Bad Reputation: Doing Damage Control on Your Internet Profile


In a previous post, we talked about how to figure out what the internet says about you. If you’ve googled yourself, it’s possible that you’ve found at least one or two things that surprise you. An unflattering picture, a bunch of petty comments about someone who gets your goat on an internet forum, or (worse) a pile of information that just paints an inaccurate picture of who you really are.

If you find that you’re not pleased with how the internet reflects you, there are two basic approaches to fixing it: removing stuff, and patching up blank spots. You do what you can to control unflattering information, while adding in things that represent you more accurately. If you’re an absolute baseball fanatic, or you like to bake, that’s the sort of information you can add to your online profiles without much effort. But first things first: how do you delete incriminating info from your “internet record”?

Getting rid of stuff you don’t like can be an exercise in frustration, but it’s often worth the effort. If you’re the one who’s accidentally misrepresenting you, it’s easy (but time consuming) to fix. If your tweets tend toward the dramatic or highly personal, consider protecting them and only allowing people you know in real life to read them. Ditto your LiveJournal, your Facebook, and anywhere else you post things that others need real life context about you to understand.

If the content you don’t like is hosted by someone else, the easiest option is to ask them very nicely if they could please take it down. (You have to talk to the webmaster of the site where the info is located, not Google. Google does not control the info about you, and contacting them won’t do you much good). You can cite privacy concerns or just let them know that you’re uncomfortable with it. If you’re on good terms with the person, or if they’re an amicable stranger, there’s a good chance they had no idea you didn’t like the content and they’ll rush to remove it. I have politely asked people to remove pictures of me from Flickr, and have untagged myself on Facebook more than once. (Addwekk has tons of information about how to manage your picture tagging).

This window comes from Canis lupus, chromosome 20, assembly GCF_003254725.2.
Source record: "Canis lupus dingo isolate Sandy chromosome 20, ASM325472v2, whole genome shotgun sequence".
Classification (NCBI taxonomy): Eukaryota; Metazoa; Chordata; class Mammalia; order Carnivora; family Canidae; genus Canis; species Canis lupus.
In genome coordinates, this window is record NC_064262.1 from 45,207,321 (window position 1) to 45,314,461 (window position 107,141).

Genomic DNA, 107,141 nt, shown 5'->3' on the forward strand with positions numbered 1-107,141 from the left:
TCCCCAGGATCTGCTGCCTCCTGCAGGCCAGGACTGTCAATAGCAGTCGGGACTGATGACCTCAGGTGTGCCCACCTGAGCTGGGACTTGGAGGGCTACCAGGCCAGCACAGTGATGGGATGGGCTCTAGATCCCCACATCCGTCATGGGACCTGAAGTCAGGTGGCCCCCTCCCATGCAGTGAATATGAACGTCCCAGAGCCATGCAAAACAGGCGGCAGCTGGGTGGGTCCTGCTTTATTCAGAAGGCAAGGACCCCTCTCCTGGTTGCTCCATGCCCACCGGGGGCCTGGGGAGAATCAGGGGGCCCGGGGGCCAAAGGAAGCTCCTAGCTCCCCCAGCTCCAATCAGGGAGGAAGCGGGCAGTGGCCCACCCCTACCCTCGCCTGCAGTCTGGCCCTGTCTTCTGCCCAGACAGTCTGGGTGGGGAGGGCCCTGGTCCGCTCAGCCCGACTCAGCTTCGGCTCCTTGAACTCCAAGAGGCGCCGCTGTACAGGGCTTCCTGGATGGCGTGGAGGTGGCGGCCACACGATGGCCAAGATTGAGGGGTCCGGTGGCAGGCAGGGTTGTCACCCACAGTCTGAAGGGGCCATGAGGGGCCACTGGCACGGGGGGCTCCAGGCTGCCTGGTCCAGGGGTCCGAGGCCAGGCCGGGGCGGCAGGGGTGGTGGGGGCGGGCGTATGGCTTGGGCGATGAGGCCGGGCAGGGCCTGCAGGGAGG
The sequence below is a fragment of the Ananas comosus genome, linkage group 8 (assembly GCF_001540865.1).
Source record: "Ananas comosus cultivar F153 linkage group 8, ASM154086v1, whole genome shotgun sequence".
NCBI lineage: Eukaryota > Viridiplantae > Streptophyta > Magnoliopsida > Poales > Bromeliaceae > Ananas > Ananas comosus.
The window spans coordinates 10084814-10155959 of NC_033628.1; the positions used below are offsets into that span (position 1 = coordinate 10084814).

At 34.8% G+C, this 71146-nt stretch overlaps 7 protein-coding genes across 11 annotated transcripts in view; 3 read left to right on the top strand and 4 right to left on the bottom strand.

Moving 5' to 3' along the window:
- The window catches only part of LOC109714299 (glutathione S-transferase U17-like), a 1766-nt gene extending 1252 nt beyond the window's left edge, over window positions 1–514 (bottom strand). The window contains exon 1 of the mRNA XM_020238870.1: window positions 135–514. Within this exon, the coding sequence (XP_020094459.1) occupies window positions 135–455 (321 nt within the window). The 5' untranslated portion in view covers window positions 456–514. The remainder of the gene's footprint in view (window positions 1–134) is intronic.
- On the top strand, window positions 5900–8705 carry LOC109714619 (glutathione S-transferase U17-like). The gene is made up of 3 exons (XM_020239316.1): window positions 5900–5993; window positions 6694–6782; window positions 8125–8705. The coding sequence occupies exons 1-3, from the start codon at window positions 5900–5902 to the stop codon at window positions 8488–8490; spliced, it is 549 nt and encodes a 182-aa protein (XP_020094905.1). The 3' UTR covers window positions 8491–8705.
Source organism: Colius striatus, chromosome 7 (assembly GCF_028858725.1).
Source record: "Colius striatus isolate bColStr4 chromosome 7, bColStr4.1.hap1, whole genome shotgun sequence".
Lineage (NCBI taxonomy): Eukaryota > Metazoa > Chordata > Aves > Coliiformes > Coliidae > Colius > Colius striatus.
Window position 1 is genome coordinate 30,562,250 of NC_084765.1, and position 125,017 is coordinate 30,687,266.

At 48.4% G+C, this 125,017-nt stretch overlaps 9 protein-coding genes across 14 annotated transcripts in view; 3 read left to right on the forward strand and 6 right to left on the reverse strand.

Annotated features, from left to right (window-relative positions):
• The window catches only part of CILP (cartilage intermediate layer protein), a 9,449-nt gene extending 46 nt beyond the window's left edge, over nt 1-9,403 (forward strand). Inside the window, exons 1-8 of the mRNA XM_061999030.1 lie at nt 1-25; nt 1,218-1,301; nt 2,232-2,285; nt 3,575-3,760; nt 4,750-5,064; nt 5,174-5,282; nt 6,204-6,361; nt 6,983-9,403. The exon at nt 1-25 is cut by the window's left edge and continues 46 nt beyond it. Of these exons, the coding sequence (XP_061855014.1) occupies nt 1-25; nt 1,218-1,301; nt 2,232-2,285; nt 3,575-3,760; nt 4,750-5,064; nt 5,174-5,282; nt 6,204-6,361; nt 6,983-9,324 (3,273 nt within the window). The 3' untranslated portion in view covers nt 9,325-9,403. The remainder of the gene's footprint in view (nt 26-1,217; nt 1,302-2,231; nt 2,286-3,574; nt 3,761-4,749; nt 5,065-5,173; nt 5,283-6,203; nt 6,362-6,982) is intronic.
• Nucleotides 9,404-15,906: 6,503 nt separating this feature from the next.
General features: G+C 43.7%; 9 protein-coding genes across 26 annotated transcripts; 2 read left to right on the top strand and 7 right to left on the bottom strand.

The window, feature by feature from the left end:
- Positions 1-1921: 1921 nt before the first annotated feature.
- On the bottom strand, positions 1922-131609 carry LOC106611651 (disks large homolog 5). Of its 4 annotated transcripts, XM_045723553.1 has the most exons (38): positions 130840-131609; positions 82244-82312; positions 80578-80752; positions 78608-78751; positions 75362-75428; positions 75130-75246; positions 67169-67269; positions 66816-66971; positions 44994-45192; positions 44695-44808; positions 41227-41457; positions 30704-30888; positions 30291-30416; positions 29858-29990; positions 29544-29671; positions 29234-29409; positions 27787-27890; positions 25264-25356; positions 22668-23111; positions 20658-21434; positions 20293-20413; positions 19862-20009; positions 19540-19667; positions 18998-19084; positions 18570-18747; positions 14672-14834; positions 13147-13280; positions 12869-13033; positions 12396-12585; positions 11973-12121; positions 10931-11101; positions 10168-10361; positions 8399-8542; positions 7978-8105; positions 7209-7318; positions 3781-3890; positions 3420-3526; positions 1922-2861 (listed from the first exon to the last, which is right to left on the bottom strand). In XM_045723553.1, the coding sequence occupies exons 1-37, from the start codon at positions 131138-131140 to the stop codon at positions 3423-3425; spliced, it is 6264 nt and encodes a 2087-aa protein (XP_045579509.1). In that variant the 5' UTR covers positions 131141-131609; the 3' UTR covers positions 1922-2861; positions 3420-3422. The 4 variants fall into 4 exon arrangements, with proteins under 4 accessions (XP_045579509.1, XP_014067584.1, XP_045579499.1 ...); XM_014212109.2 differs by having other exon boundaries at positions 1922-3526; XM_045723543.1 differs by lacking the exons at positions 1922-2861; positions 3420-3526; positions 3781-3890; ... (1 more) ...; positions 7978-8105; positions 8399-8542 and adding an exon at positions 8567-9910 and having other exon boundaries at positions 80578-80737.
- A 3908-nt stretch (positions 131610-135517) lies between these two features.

Sometimes, however, the hard truth is that content you don’t like is on the internet to stay. Maybe you had a brush with the law, and your conviction is a matter of public record, or your nasty ex posted the vicious e-mails you sent him on his blog (while failing to mention that he cheated on you). In certain cases, it’s possible that you could pursue legal action, but that’s outside the scope of this article, so let’s just assume for the moment that the nasty info stays. In this case, what do you do?

Your best bet is to make sure that there’s lots of good information about you on the internet. This will help anyone who googles you to get a more comprehensive picture of your personality, and it makes the negative stuff both harder to find and less damaging. (If you only have three search results for your name, and two of them make you look like a psycho, that’s bad. If there are fifty results, those two instances seem like bad days, not a comprehensive picture of who you are.) If you don’t have a personal website, consider making one. There are a couple of tactics that will help you “own” the top search results for your name. Mashable has a great article that outlines specific methods for controlling your Google search results.

Essentially, it’s a lot of work, but it is possible fill the internet with information about you that you actually want people to see. If you have a huge internet PR problem, it’s also possible to pay people to make it better, but the prices of “Reputation Repair” packages range from hundreds to thousands, so make sure the reputation damage is actually worth throwing money at before you sign up.

Two final notes:

  1. It’s not a bad idea to consider the possibility that if it has ever been on the internet, it is still on the internet You may remove something unflattering, and it might crop up again later (someone has copied it, or a link that was inactive becomes visible again, etc.). As hard as it can be to get your head around, it’s a good idea to be prepared to explain your most unflattering moments to your new romantic prospects.
  2. Google only crawls most sites every 30 days, and updates the search listings according to what it finds. This means that even if you make major changes to your web presence, they may take a few weeks to start showing up in search results. If you decide to make your online dating profiles private or request that they stop appearing in Google search, the site can take action immediately but that doesn’t mean this will be reflected in your Google search results right away.

The bottom line is that it can take some time and effort, but you can influence your search results if you’re not crazy about what a quick Google search says about you. Good luck, and happy Googling!


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Alex Wise served over 5 years as relationship expert helping women from around the world figure out the men in their love lives from an honest, male perspective. Alex is one of the contributors and editors for dating website. He is passionate about thought leadership writing, and regularly contributes to various career, social media, public relations, branding, and online dating communities.